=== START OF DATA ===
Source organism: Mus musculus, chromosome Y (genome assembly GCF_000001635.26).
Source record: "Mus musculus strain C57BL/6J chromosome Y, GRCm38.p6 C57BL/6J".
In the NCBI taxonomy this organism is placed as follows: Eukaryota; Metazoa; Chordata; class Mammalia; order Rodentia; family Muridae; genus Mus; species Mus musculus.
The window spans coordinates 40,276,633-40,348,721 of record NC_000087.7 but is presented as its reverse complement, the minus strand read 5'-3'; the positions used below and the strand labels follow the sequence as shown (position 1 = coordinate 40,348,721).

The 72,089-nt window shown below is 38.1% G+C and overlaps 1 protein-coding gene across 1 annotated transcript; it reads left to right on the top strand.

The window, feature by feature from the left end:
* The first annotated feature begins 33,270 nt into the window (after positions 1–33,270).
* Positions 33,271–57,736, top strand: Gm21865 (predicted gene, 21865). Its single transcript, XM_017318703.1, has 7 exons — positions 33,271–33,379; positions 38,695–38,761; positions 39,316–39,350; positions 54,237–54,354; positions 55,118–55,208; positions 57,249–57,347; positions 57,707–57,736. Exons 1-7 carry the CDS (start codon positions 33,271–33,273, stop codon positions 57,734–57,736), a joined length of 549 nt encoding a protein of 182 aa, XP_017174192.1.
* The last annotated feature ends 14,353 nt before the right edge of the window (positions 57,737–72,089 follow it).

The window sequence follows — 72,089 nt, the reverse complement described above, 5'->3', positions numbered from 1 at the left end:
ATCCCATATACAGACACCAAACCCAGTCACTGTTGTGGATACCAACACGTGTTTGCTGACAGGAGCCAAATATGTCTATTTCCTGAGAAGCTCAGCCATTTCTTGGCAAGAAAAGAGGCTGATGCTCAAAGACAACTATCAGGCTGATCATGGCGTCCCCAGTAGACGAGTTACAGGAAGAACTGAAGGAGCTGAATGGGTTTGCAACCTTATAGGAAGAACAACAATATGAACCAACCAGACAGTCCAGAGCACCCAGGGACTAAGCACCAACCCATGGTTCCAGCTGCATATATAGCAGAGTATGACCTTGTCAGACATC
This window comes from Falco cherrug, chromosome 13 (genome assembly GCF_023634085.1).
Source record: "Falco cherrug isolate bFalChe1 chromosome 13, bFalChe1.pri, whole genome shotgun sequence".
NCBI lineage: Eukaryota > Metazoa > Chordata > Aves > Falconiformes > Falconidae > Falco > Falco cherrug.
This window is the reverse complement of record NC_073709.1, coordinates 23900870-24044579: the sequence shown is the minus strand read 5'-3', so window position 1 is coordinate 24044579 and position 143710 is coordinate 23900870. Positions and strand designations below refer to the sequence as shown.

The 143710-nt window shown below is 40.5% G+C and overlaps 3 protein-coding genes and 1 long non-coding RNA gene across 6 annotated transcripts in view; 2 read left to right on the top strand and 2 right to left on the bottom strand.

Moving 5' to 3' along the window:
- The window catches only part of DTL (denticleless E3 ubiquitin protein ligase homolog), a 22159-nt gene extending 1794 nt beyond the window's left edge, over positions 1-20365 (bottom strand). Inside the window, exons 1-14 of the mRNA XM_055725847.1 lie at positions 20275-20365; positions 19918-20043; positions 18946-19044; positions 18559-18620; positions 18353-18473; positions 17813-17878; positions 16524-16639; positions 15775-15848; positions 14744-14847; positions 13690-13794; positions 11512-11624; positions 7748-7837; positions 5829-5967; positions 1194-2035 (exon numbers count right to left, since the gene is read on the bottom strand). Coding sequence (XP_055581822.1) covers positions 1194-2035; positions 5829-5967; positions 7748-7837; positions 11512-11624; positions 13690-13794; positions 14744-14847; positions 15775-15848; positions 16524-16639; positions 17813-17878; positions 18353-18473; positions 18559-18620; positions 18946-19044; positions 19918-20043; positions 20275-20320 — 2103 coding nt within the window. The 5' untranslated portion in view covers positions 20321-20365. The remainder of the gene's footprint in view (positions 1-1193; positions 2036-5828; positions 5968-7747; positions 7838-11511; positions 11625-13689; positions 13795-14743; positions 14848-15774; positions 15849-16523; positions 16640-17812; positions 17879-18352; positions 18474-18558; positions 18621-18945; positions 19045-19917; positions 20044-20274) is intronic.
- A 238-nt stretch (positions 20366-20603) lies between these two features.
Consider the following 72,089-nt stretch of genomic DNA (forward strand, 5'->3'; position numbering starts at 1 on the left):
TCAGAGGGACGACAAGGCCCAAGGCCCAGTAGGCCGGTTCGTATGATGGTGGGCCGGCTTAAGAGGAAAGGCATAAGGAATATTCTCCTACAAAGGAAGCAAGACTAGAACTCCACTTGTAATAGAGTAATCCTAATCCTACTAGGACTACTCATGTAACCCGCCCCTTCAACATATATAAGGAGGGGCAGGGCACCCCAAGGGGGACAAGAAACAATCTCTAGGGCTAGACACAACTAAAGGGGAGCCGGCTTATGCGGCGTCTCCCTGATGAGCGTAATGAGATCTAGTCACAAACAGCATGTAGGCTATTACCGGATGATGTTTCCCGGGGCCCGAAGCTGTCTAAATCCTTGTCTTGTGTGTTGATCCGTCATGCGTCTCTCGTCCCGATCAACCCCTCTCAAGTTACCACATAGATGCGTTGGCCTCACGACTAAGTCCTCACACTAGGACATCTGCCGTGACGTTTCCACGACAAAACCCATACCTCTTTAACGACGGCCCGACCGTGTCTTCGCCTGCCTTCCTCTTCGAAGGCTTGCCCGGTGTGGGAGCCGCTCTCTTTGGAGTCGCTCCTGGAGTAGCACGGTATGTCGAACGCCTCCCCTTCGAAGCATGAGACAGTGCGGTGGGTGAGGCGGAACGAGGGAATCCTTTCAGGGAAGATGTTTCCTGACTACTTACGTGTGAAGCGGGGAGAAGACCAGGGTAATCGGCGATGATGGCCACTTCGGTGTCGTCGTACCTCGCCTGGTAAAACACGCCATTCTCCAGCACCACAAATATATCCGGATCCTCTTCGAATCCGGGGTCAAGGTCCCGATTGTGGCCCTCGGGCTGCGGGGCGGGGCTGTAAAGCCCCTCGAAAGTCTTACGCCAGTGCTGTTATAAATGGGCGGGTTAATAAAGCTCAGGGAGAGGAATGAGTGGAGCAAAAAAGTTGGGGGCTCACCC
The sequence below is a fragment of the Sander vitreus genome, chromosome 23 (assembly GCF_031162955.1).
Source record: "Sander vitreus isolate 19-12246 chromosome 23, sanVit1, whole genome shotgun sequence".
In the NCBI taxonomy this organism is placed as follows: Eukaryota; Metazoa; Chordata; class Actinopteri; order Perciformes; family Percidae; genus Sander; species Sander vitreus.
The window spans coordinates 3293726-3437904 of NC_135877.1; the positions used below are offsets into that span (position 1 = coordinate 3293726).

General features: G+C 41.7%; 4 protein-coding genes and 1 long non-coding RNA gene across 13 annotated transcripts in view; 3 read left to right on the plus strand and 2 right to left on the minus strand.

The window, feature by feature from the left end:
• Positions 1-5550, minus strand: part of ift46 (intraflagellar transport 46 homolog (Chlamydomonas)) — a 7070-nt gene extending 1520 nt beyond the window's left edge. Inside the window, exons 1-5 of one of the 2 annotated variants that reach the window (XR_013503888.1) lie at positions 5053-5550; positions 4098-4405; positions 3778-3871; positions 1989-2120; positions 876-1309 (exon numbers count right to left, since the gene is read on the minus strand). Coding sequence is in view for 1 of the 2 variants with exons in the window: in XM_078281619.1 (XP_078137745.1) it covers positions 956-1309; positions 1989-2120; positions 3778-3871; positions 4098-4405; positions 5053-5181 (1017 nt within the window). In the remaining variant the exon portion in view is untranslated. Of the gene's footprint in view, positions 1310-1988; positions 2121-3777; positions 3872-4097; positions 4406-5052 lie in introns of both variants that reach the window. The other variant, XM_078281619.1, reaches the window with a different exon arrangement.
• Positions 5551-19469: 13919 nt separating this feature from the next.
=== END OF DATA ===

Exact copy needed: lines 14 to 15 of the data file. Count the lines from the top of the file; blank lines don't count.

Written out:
NCBI lineage: Eukaryota > Metazoa > Chordata > Aves > Falconiformes > Falconidae > Falco > Falco cherrug.
This window is the reverse complement of record NC_073709.1, coordinates 23900870-24044579: the sequence shown is the minus strand read 5'-3', so window position 1 is coordinate 24044579 and position 143710 is coordinate 23900870. Positions and strand designations below refer to the sequence as shown.